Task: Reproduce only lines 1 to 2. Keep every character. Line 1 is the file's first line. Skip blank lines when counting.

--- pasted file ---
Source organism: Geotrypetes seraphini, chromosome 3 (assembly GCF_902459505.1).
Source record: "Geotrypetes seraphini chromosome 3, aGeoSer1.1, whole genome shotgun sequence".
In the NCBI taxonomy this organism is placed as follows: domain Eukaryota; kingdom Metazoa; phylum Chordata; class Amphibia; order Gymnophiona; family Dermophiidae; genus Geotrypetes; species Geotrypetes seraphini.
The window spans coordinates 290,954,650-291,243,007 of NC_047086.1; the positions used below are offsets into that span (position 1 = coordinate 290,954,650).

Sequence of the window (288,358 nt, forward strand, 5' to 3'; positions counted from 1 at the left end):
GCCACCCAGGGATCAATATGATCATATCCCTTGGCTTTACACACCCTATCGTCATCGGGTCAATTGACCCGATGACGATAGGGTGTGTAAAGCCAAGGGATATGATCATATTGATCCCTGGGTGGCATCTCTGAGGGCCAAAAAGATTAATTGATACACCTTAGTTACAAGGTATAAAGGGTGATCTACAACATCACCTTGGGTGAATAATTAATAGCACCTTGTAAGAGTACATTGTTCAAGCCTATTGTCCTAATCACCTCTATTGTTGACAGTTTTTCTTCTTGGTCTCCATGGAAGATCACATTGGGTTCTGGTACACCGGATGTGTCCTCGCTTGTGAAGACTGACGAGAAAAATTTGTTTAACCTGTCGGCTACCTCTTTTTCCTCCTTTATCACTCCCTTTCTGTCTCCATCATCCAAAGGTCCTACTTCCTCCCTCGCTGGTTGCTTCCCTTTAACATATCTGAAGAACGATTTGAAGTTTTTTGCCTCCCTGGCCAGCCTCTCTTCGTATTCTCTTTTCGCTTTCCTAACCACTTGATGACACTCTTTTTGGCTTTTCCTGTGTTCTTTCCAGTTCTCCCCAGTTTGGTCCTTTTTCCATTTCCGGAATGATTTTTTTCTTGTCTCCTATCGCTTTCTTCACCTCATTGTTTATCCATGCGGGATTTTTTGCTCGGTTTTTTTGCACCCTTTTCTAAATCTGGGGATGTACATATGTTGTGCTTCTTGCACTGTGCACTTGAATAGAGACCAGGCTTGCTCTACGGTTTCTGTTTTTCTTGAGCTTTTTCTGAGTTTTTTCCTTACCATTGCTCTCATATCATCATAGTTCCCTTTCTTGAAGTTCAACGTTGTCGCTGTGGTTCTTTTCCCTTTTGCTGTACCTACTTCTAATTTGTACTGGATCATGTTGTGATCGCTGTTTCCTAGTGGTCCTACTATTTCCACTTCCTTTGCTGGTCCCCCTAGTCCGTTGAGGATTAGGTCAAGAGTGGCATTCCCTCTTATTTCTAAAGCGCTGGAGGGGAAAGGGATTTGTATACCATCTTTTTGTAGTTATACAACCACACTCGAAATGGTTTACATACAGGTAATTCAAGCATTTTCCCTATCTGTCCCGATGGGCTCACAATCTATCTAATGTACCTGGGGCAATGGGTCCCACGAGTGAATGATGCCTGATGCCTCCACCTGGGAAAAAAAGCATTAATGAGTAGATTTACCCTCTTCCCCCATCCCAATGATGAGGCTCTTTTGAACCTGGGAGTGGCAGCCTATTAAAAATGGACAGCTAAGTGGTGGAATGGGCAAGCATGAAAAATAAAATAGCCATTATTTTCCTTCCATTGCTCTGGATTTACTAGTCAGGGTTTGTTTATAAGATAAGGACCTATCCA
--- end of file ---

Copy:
Source organism: Geotrypetes seraphini, chromosome 3 (assembly GCF_902459505.1).
Source record: "Geotrypetes seraphini chromosome 3, aGeoSer1.1, whole genome shotgun sequence".